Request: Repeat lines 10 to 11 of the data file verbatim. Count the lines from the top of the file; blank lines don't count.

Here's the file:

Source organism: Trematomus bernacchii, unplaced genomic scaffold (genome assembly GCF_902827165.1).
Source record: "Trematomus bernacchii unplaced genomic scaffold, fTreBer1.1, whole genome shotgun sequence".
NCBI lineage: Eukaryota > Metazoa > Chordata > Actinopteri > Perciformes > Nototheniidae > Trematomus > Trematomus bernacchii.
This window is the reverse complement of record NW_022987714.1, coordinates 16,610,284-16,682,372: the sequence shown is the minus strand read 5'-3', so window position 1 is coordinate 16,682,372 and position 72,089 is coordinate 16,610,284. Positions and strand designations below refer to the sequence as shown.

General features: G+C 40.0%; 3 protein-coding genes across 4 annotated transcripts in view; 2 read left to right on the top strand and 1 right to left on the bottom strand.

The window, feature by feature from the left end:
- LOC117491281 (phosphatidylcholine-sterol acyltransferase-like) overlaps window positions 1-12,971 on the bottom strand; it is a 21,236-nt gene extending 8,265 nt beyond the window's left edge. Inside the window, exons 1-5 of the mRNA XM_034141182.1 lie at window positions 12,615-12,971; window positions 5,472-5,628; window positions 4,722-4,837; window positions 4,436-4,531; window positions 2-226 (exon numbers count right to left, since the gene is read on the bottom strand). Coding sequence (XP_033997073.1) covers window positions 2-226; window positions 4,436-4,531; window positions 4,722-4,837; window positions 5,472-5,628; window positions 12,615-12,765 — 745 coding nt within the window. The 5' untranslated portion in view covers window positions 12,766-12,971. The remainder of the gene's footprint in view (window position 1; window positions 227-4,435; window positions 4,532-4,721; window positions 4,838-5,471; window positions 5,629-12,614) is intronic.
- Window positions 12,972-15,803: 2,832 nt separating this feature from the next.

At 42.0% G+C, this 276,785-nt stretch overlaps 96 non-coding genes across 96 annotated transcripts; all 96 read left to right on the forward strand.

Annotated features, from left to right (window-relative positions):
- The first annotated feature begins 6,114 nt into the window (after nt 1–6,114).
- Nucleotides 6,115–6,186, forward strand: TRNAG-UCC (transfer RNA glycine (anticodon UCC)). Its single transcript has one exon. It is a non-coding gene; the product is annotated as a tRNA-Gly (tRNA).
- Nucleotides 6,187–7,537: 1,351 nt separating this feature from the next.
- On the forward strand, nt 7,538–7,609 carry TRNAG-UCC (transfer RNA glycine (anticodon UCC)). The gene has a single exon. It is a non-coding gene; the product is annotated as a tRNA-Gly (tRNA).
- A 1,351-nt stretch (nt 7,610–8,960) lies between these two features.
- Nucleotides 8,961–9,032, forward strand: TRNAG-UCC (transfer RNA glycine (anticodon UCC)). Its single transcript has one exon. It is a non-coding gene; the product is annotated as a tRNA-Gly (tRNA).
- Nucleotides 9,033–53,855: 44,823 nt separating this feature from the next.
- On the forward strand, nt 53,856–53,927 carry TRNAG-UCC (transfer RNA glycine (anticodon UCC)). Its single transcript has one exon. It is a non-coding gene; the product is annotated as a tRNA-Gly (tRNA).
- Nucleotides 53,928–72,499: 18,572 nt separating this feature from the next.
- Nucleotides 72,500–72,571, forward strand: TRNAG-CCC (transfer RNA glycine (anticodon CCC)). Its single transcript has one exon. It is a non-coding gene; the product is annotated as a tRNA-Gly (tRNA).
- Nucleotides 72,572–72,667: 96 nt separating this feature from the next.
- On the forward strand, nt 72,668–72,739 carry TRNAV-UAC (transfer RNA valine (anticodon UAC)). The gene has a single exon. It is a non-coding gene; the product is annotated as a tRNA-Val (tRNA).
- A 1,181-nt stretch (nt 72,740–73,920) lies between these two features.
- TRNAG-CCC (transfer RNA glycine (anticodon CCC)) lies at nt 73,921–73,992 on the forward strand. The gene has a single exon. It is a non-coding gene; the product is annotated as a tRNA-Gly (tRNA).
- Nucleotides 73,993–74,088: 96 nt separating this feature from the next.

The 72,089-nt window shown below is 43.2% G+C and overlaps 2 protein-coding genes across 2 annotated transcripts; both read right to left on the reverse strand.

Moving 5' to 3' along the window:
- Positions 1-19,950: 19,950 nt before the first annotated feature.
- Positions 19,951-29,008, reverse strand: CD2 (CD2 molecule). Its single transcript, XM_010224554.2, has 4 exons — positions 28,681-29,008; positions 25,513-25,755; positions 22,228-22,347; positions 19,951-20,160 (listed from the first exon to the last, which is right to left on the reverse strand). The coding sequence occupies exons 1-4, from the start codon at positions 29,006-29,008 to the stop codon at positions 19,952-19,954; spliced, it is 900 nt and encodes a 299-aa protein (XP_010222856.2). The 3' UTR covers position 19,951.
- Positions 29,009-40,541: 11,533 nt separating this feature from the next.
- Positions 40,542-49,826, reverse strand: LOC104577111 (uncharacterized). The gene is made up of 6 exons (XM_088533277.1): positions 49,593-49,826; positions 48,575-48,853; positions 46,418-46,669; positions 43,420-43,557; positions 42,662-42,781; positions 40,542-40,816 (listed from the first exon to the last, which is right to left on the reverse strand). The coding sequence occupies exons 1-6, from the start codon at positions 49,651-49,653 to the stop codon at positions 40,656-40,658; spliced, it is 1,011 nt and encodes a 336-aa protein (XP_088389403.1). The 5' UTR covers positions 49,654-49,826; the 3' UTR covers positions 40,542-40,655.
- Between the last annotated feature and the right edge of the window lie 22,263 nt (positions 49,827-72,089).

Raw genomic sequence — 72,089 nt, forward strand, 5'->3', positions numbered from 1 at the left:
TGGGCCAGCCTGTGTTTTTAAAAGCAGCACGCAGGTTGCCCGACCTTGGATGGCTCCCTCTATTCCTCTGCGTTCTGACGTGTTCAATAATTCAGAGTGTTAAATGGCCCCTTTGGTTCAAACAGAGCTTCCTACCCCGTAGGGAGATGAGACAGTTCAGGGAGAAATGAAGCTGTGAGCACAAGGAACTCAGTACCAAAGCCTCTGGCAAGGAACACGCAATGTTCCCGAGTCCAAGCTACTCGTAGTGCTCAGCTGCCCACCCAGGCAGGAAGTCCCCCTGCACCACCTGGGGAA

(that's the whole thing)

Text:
Annotated features, from left to right (window-relative positions):
- The first annotated feature begins 6,114 nt into the window (after nt 1–6,114).